One legal concern that has cropped up in the past couple years deals with the transport cannabis company cash – particularly when it involves crossing state borders. Because of federal banking regulations, cannabis companies tend to deal primarily in cash, which can pose some practical challenges. Moving that cash from one point to another is not as simple as a digital transfer. It may require physical transport. But in the course of doing so, several companies found themselves smack in the center of federal civil forfeiture cases wherein the government seized the cash, on the basis of it being tied to illegal drug trafficking.

Civil forfeitures, also sometimes called civil asset forfeiture or judicial forfeiture, is a highly controversial process whereby law enforcement/government agencies to seize – and keep – property and other assets that belong to persons suspected of committing a crime. Forfeitures can happen as part of a criminal case, but in civil forfeitures, no crime need be proven in a court of law in order for the government to keep those assets. Some have likened it to “highway robbery,” except it’s fully legal. The laws were written to target criminal organizations, fugitives, terrorists, etc., but have been used in many cases against state-legal cannabis companies.

As Los Angeles marijuana business lawyers can explain, these scenarios involving cannabis companies have puzzled legal scholars because they fall into something legal gray area – thanks to the patchwork of conflicting state and federal pot laws. Continue reading

One of the biggest obstacles for any farming community is how to best control pests. Each plant attracts a differentcannabis business set of insects and animals and requires special care to deter wildlife from harming crops. Farmers must also take into consideration how pest-control methods could harm natural surroundings and affect the people who will consume the product. Cannabis farms are no different, though they lack the years of shared wisdom other farmers have gathered. In fact, cannabis farmers have to be even more thoughtful in some ways about what they use because their end product isn’t easily washable like an apple. Although it wouldn’t seem a cannabis attorney would be your first consult on this front, it’s worthwhile to review it with your counsel so you are sure you’re abiding local and state environmental regulations.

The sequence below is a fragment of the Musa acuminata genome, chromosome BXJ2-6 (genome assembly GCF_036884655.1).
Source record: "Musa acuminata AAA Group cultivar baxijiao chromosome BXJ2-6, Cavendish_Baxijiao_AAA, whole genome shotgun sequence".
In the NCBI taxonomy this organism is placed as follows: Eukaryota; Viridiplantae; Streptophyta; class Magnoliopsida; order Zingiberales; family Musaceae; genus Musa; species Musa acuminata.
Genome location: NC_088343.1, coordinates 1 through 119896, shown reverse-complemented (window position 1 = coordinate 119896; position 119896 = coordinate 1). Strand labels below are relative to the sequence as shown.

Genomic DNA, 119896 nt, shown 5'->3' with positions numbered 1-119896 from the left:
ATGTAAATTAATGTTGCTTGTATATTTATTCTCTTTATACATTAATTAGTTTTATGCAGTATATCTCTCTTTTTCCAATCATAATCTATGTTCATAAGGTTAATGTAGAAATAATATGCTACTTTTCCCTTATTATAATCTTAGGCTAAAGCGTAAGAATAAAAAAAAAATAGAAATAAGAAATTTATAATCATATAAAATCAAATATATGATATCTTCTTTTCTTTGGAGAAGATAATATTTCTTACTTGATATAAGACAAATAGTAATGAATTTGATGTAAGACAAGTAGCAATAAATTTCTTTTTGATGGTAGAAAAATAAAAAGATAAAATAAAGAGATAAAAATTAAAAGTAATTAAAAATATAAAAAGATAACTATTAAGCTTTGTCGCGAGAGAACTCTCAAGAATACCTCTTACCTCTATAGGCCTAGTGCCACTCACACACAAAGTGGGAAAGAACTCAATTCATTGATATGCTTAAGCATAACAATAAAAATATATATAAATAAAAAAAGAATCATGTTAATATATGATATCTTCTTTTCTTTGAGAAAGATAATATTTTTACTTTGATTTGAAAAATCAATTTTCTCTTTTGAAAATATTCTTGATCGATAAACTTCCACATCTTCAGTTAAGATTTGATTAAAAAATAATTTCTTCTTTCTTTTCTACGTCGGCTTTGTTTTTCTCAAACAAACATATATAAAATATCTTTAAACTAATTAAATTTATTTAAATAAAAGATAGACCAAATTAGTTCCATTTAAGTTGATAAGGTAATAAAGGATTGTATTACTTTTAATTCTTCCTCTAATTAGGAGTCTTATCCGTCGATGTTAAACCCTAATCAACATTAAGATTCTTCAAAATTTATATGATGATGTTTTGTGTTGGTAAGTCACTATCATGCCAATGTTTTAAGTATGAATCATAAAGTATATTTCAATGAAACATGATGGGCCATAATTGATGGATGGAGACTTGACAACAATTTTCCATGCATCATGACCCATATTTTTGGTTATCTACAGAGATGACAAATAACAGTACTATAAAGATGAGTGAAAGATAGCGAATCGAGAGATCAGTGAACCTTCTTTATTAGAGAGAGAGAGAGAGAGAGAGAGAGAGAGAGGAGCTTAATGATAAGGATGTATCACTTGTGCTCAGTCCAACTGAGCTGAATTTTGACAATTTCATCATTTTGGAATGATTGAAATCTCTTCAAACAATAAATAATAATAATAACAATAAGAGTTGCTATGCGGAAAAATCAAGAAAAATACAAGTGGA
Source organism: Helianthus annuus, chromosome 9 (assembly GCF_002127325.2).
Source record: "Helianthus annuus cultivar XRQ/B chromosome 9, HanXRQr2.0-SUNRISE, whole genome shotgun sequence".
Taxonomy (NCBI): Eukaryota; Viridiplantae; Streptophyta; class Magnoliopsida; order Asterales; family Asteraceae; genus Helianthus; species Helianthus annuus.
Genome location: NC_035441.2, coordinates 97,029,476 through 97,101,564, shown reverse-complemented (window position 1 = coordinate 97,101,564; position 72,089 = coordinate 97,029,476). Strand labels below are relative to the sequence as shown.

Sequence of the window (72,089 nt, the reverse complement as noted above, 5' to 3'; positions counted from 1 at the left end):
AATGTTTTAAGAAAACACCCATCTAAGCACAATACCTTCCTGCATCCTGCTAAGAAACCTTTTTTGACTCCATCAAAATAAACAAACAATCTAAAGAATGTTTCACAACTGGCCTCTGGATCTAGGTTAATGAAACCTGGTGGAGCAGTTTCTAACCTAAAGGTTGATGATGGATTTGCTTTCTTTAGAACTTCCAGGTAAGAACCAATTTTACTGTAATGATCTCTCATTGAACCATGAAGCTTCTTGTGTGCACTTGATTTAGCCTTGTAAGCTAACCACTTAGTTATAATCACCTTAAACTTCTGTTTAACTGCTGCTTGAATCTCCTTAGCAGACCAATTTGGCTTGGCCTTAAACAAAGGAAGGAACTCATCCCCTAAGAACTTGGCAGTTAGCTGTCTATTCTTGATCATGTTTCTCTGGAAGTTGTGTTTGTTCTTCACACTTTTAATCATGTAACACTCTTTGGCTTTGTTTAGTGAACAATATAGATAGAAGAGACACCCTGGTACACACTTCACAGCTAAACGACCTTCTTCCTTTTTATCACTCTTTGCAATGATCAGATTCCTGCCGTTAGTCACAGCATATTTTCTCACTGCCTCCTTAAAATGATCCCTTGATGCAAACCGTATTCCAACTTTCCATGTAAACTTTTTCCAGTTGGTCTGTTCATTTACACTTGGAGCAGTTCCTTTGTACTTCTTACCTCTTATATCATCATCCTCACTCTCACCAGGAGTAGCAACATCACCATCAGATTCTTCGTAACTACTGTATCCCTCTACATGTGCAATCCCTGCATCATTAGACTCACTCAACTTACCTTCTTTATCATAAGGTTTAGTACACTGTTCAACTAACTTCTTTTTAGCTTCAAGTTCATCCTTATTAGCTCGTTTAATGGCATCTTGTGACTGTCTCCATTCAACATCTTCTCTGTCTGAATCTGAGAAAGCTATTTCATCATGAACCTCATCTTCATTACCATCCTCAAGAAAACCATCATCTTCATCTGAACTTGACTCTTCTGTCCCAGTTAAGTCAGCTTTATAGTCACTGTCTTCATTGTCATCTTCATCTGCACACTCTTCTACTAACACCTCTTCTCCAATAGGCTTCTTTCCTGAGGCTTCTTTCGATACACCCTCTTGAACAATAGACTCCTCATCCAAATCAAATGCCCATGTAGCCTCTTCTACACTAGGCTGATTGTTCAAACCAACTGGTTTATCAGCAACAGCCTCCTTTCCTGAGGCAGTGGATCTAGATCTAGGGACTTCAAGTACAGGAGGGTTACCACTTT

The California Department of Pesticide Regulation, has been tasked by California’s Medicinal Adult-Use Cannabis Regulation and Safety Act to provide guidelines for pesticide use in cannabis farming. The department said there is not a pesticide product federally registered for use specifically for cannabis farmers. However, there are plenty of pesticides that can legally be used on cannabis so long as they meet certain criteria. Continue reading